We know a lot about Jane Fonda.
We are familiar with her stamina, her activism, her intact youthfulness and, of course, her talent for acting. What new light could a five-act documentary shed on her figure at this point in time?
“This is the beginning of my last act, and in order to know how to go forward -Fonda narrates- I’m gonna have to know where I’ve been”.
The moment it gets going, it becomes blatant that Jane Fonda in Five Acts is not a vanity project, but an extremely honest and poignant way for a woman who happens to be famous and revered, to revisit her life and make amends with who she has become. The piece is a shot at redemption whereby the actress takes us through the men of her life – her much-admired father Henry Fonda and her three husbands – and explains with a shocking degree of honesty how she has managed to keep her demons at bay and find meaning.
It is tempting to label Fonda’s deconstruction of her family as sensationalist. After all, she is white, rich and extremely privileged — so no wonder many will see this an indulgence. Still, Fonda addresses her life from that same lens of acknowledgment, unapologetically displaying her Beverly Hills mansion but demanding attention for all she has decided to confess.
Fonda concedes: “I wanted to please all the men in my life. I never felt real”. From her dad, who she wishes had been more present and loving; to her three husbands, for whom she has words of admiration but whose alcoholism, womanizing or insecurities for having a more successful woman on their side proved insurmountable.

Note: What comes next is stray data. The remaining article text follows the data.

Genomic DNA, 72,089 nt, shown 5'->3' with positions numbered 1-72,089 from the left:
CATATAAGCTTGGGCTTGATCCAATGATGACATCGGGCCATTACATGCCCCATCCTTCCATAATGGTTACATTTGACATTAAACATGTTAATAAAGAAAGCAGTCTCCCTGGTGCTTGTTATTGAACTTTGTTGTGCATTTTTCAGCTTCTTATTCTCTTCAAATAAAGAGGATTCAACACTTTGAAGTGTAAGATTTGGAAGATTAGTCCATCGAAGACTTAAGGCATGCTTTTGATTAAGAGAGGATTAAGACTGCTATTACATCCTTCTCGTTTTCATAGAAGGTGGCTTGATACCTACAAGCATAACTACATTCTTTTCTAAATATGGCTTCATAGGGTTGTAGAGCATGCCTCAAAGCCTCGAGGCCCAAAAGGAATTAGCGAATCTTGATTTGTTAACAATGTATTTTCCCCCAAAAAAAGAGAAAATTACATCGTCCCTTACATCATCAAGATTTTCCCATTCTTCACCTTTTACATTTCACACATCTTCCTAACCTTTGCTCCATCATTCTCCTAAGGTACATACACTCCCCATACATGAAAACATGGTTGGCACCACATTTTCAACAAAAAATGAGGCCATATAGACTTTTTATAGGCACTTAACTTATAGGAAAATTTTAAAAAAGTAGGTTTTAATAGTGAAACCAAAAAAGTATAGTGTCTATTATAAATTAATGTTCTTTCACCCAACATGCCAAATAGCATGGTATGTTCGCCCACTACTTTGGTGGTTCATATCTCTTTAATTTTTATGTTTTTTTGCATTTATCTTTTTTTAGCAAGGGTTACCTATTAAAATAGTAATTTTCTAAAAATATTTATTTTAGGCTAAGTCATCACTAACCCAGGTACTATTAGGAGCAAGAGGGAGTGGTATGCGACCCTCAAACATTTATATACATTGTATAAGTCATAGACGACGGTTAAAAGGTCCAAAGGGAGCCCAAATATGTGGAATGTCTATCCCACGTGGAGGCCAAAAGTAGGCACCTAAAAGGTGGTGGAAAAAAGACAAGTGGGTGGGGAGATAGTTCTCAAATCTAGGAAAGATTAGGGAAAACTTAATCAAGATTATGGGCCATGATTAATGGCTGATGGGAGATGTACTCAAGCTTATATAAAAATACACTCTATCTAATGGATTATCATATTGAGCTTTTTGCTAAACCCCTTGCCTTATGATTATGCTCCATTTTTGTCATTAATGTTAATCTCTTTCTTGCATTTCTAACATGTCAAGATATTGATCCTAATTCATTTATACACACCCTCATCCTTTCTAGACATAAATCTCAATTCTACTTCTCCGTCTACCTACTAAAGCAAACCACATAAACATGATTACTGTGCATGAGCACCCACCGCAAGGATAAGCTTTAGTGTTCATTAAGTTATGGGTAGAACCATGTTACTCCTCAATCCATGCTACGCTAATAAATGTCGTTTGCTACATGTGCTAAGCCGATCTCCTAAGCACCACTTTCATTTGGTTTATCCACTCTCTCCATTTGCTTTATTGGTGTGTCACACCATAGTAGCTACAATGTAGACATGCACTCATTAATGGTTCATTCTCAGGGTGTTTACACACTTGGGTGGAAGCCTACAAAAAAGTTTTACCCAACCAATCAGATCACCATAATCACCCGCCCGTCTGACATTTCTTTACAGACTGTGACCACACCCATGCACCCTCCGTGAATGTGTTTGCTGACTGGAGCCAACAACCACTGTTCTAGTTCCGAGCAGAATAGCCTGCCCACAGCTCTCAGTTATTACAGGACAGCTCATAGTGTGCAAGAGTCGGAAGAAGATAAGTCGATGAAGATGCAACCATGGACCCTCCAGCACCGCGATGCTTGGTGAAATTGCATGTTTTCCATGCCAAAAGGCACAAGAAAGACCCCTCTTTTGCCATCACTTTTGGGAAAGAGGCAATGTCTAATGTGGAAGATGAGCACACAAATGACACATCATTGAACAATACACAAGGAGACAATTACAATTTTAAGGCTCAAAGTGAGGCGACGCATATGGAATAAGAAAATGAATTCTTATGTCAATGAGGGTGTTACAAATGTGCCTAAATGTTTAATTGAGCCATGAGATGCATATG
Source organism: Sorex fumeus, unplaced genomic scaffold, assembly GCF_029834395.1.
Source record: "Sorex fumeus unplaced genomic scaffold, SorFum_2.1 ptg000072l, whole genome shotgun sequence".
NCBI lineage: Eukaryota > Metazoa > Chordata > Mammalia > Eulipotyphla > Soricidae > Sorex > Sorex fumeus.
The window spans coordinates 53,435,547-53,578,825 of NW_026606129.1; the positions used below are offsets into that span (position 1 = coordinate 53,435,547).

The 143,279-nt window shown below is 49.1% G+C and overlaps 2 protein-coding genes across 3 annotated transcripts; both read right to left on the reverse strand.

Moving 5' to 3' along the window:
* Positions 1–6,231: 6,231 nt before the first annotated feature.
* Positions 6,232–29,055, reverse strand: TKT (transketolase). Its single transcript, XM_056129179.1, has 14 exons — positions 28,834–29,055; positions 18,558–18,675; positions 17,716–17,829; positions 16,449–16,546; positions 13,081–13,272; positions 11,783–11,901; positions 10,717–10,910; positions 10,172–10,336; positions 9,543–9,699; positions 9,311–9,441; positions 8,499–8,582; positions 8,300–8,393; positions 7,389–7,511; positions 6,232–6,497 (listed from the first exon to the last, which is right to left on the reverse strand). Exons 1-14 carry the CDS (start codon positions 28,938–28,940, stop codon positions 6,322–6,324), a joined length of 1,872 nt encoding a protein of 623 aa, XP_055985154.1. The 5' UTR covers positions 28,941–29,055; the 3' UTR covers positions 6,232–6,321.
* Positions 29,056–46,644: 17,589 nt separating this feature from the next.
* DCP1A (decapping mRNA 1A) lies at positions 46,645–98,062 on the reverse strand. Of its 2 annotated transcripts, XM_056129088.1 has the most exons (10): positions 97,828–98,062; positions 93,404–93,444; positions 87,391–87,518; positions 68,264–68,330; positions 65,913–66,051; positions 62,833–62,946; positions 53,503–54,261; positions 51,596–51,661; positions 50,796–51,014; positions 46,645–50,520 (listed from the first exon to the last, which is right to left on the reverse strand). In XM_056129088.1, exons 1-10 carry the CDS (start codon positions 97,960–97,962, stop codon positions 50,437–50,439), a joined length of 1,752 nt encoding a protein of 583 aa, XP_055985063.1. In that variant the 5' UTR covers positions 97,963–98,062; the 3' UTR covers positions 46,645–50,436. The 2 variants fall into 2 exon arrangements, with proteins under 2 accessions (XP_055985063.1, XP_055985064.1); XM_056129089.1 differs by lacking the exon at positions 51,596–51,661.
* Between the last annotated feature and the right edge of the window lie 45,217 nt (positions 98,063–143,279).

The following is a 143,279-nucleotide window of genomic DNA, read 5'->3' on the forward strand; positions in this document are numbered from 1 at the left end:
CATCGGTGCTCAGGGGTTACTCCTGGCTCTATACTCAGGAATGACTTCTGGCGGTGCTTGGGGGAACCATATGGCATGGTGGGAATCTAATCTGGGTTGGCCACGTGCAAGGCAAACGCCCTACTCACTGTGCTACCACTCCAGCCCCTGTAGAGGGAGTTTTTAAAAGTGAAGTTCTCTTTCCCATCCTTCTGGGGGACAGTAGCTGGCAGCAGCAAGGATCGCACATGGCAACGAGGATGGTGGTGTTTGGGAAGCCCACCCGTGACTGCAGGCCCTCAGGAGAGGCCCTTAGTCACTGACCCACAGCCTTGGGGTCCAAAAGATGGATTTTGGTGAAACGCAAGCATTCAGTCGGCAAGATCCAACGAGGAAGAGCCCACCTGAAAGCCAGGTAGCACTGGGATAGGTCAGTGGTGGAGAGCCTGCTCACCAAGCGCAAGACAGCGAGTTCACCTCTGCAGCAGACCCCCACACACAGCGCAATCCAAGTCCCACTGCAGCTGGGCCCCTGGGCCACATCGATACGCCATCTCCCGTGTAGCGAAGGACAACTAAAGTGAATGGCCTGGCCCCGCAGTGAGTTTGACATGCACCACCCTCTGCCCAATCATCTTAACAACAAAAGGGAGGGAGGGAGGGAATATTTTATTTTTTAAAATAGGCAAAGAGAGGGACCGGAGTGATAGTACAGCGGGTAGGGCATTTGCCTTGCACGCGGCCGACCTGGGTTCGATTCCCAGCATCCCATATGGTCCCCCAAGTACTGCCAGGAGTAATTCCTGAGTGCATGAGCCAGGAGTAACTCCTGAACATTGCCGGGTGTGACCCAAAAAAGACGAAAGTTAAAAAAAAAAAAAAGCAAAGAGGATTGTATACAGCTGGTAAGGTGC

Despite her life having been glossy from the very beginning, her upbringing was nothing short of difficult. I found especially moving -although gobsmackingly transparent- the way she refers to her mother, who she always felt as someone absent and anxious. She felt her love, and so can we, but her deteriorating mental health and eventual suicide entailed a huge blow to her sense of identity as a child. “Is it that I wasn’t lovable?”, Fonda wonders. This question remains unanswered until the Fifth Act of the documentary, before which the actress attempts to find her narrative and understand why her parents were who they were; going very deep into her life journey to truly comprehend the reasons why things unfolded as they did. This curiosity and longing to make sense of her life is disarming and extremely moving.
Her activism in the anti-war movement -which won her the antipathy of half the country, Nixon included- and her prolonged engagement in causes like melting poles or workplace assault, reveals a deeply charismatic and defiant woman who I would be ready to vote for with my eyes closed. It isn’t just her otherworldly eloquence and wit, but the sincerity with which she presents her flaws that make her one of our essentials.
Throughout the documentary, Fonda cries, she laughs and, most importantly, she forgives. All in all, Jane Fonda in Five Acts is a raw and compelling account of one of our era’s most extraordinary women — which allows us to witness her healing process with a level of transparency rarely seen on television.